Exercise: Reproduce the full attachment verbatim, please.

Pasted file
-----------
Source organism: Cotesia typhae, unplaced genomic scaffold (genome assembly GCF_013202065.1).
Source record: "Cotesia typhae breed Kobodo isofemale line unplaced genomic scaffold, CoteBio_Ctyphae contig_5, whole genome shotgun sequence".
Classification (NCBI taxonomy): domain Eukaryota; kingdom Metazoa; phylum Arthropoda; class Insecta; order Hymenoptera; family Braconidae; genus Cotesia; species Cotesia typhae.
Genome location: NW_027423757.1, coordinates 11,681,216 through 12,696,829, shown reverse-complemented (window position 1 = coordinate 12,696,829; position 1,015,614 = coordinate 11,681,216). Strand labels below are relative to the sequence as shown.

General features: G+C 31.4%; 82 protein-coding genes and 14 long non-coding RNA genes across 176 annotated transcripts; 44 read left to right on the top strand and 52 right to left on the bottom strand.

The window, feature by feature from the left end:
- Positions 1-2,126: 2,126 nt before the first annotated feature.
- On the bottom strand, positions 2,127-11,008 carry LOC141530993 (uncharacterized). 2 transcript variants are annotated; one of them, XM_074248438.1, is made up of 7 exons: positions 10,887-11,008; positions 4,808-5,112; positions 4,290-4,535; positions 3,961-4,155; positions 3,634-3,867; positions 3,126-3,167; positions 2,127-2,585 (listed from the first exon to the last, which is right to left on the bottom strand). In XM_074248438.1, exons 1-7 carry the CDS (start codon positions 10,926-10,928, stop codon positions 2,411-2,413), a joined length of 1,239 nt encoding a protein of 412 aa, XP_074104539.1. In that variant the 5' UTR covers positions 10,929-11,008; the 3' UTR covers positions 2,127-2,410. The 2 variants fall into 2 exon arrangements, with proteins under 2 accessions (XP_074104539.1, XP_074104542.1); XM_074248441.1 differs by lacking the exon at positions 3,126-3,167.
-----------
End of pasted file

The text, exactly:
Source organism: Cotesia typhae, unplaced genomic scaffold (genome assembly GCF_013202065.1).
Source record: "Cotesia typhae breed Kobodo isofemale line unplaced genomic scaffold, CoteBio_Ctyphae contig_5, whole genome shotgun sequence".
Classification (NCBI taxonomy): domain Eukaryota; kingdom Metazoa; phylum Arthropoda; class Insecta; order Hymenoptera; family Braconidae; genus Cotesia; species Cotesia typhae.
Genome location: NW_027423757.1, coordinates 11,681,216 through 12,696,829, shown reverse-complemented (window position 1 = coordinate 12,696,829; position 1,015,614 = coordinate 11,681,216). Strand labels below are relative to the sequence as shown.

General features: G+C 31.4%; 82 protein-coding genes and 14 long non-coding RNA genes across 176 annotated transcripts; 44 read left to right on the top strand and 52 right to left on the bottom strand.

The window, feature by feature from the left end:
- Positions 1-2,126: 2,126 nt before the first annotated feature.
- On the bottom strand, positions 2,127-11,008 carry LOC141530993 (uncharacterized). 2 transcript variants are annotated; one of them, XM_074248438.1, is made up of 7 exons: positions 10,887-11,008; positions 4,808-5,112; positions 4,290-4,535; positions 3,961-4,155; positions 3,634-3,867; positions 3,126-3,167; positions 2,127-2,585 (listed from the first exon to the last, which is right to left on the bottom strand). In XM_074248438.1, exons 1-7 carry the CDS (start codon positions 10,926-10,928, stop codon positions 2,411-2,413), a joined length of 1,239 nt encoding a protein of 412 aa, XP_074104539.1. In that variant the 5' UTR covers positions 10,929-11,008; the 3' UTR covers positions 2,127-2,410. The 2 variants fall into 2 exon arrangements, with proteins under 2 accessions (XP_074104539.1, XP_074104542.1); XM_074248441.1 differs by lacking the exon at positions 3,126-3,167.